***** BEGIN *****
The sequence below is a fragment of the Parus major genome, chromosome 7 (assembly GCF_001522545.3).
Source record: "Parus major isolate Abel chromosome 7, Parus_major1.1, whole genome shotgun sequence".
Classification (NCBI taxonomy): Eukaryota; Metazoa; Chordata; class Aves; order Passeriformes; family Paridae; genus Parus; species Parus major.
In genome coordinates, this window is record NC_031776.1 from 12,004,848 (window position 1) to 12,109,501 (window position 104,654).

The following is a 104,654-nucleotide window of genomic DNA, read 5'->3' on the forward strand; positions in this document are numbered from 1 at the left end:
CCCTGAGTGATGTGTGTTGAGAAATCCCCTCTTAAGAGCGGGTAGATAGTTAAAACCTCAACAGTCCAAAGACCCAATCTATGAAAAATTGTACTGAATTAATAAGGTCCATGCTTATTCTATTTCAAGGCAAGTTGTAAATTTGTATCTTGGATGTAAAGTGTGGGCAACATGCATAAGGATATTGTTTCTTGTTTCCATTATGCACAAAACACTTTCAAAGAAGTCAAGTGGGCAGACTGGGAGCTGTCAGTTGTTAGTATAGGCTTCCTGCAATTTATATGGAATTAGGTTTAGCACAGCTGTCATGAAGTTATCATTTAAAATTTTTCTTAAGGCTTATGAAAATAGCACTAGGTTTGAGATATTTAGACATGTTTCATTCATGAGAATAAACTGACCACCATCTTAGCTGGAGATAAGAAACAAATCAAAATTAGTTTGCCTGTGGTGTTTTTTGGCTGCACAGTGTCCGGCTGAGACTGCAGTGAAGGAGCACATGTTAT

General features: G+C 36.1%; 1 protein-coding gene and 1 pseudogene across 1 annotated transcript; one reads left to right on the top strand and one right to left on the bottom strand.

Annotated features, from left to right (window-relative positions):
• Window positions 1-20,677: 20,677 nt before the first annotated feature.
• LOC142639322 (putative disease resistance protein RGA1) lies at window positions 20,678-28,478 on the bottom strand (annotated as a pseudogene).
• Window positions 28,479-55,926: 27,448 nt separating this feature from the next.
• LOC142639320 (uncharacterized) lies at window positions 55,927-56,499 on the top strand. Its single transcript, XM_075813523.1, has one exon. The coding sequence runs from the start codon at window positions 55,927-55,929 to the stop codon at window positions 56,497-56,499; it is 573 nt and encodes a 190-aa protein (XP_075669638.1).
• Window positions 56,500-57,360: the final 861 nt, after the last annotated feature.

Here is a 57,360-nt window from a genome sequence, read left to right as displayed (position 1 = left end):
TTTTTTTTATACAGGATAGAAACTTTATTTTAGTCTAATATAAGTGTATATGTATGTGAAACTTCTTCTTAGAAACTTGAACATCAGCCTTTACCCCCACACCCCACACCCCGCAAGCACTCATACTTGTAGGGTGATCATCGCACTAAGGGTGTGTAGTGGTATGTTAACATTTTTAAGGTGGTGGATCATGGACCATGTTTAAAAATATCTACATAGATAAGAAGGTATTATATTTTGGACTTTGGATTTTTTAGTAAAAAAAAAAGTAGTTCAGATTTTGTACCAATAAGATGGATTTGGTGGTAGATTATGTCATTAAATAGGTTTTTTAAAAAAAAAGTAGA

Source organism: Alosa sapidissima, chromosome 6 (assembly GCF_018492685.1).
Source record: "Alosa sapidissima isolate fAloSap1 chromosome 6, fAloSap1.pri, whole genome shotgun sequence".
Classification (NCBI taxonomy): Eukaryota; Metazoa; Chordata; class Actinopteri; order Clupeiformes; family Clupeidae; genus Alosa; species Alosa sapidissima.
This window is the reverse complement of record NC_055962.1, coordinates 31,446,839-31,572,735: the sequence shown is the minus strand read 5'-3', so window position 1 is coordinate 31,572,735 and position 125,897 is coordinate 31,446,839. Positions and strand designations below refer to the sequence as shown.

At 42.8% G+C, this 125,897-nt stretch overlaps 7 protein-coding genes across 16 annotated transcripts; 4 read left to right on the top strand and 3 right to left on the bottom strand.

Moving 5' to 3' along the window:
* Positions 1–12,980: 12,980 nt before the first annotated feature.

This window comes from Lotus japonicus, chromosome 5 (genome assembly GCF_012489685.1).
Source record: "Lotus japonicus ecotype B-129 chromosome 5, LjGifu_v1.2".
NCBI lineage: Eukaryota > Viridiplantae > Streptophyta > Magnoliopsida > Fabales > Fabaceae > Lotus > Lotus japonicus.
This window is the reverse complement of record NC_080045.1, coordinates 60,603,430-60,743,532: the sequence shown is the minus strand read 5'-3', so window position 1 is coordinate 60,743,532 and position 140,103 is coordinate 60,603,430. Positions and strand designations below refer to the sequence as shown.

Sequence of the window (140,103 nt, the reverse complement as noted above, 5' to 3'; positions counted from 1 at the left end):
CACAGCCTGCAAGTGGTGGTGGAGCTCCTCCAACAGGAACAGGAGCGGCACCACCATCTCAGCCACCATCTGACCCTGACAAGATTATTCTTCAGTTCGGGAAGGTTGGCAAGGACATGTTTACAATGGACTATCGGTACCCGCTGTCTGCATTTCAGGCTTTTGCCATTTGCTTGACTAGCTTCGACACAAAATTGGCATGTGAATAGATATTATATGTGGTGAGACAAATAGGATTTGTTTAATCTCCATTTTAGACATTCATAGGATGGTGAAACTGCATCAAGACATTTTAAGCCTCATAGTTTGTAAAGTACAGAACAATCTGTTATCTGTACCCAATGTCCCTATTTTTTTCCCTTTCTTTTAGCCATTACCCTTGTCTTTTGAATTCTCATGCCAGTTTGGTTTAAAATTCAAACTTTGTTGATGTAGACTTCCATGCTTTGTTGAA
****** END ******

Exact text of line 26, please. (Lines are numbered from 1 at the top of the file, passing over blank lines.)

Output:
This window is the reverse complement of record NC_080045.1, coordinates 60,603,430-60,743,532: the sequence shown is the minus strand read 5'-3', so window position 1 is coordinate 60,743,532 and position 140,103 is coordinate 60,603,430. Positions and strand designations below refer to the sequence as shown.